If you suffer an injury whilst participating in an excluded sport or activity - don't even bother trying to claim on a bog-standard policy. Get the right cover before you travel!
5. Check the cover of annually-renewed policies before departure
If you have a policy offering 'family cover' these often only include children up to the age of 18. If your kids are now at or above this age, they may need to seek cover independently.
Notify your insurer if you have suffered any deterioration in health e.g. if you've had a heart attack, since you took the policy out. If you haven't told them, they are likely to reject a claim if you have another attack whilst on holiday. This would be a perfectly valid reason for rejection of a claim as you have withheld a material fact, which should have been disclosed and may have resulted in an increase in premium at renewal.
The same goes for the more 'mature' traveller. Many insurers charge additional premiums for the over 65's. Don't be tempted to fib about your age to get a lower premium (as if you would).
Any claim could be deemed invalid; once the insurance company suss that you are not as young as you thought you were (based on your medical records or copy of your passport). At the very least, the claim won't be honoured, at worst; you could find yourself in trouble for fraud.
Having said that, there are travel insurance policies especially for the young at heart from firms like SAGA.
6. Read your policy before your departure
I know it's boring, but it can save time and confusion and you should know what to do in the event of an insured incident e.g. if your camera is stolen, report its theft to the local police and obtain a crime report receipt. Most insurance companies will, naturally, require you to comply with their procedures before they will cough up. Retain any receipts for medical care or replacement of baggage or personal effects. If your plane is delayed or your baggage is lost, get confirmation from your carrier in writing in order to substantiate your claim. If you are part of a package trip, get the local rep to write a report.
7. Don't leave home without it
Take your policy document, or a photocopy, on holiday with you. In an emergency it will tell you what you should do and how to ensure that any claim can be met. It will contain information on who to contact for assistance (if it doesn't, then you shouldn't have bought it) and the limits for replacements of delayed or lost luggage or alternative accommodation if your flight is delayed or cancelled. This way you will be able to make any of these unfortunate, but all too common problems, tolerable.
8. Enjoy your holiday
Enjoy your holiday, safe in the knowledge that, if you are unlucky enough to require assistance, your insurance company have contracted to come to your rescue - but only for those risks that they have agreed to insure against.
Buying Travel Insurance
One of the most convenient ways of arranging cover is as an extension to your existing household insurance policy, renewable on an annual basis. Not all companies offer this facility, but most of the main insurers do. So, ask for a summary of cover, to check over, before you add this benefit to your contents policy. You can usually pay by direct debit to spread the cost.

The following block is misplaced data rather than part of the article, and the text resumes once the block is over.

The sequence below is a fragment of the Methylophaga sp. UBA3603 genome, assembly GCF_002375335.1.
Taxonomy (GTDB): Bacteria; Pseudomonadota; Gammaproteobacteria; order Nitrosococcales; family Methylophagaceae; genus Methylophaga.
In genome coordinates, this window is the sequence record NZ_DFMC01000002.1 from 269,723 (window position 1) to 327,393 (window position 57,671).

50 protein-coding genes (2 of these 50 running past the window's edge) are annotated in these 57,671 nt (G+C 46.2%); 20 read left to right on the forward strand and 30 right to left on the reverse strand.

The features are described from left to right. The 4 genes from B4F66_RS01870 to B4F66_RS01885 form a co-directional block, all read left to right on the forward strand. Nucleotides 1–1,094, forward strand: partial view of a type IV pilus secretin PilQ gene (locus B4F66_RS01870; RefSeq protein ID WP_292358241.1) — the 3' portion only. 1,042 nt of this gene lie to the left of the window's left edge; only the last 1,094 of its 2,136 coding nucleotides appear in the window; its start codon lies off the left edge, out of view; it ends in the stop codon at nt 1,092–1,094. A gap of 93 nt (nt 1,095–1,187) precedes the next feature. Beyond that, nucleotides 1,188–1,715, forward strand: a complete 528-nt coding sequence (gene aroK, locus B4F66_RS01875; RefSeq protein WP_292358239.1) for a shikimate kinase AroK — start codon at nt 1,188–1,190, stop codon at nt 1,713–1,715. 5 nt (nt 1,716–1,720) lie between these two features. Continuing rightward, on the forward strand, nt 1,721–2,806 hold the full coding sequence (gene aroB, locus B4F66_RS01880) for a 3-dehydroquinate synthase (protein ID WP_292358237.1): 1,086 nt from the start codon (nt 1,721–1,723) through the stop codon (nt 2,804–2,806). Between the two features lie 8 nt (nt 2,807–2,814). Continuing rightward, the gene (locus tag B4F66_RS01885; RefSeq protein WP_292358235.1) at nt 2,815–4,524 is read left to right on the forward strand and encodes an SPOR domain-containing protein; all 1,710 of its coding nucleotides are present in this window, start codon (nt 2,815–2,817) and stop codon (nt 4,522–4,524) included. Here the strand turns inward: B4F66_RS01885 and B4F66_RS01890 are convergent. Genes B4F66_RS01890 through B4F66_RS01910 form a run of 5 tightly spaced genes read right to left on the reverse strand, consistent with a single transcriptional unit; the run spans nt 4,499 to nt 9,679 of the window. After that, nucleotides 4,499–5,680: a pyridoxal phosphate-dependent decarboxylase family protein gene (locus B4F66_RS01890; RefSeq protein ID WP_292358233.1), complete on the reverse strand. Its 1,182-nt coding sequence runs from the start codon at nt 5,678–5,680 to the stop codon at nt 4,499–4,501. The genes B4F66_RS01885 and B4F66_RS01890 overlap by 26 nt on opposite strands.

If you are still in the dark about the type of cover that you need and the level of benefits that would suit you, contact an insurance broker (Yellow pages, Thompson's or Talking Pages). They should give you unbiased advice and find a policy that offers suitable cover at a competitive premium. If you need a policy offering specific levels of cover say, for an expensive video camera, diving equipment, jewellery, or for those risky activities and sports mentioned earlier, then your broker will be able to source these specialist policies and make sure that you are covered adequately. Many will assist in the completion of the paperwork and, on payment of the premium, give you immediate cover. Job Done!
Your Bank will probably mail shot you (mine does about four times a year) with details of their 'best deal on the market' travel insurance. They trawl their data bases for customers who order foreign currency or travellers cheques and target their unsuspecting account holders. From the currency that you order, they even have a good idea of where you're jetting off to.
Usually, your bank will offer their insurance policies, rather than a range of companies. If you like having the choice or need a specialist policy, than the bank isn't the best answer.
If you are happy to arrange your own cover, without seeking advice, then most of the major supermarkets have application forms at their checkouts. You can pick one up when you've completed your weekly shopping. The policies are underwritten by insurance companies or Lloyds syndicates rather than with the supermarket themselves. They just act as a broker, but without the personal advice. Maybe you're happy to buy your policy over the net. There is nothing wrong with that, but once again, if you have any questions or specific requirements, you might be better seeking advice from a broker.
Last, but not least, there is your travel agent of course. You would reasonably expect that they should be expert in the ins and outs of travel insurance policies wouldn't you? From my experience, sometimes they are not. I don't wish to be unfair to travel agents but having taken the easy option on two occasions (many years ago) and accepted the policies offered to me at the time of booking our holiday, the levels of cover were below Parr and the premiums were over the odds.
If your travel agent or broker seems vague on any of the core benefits of the policy they are offering e.g 'How much is the lost baggage allowance?' 'Umm, Err, let me see', I would say thanks, but no thanks. The same goes if they offer cover with a company you have never heard of.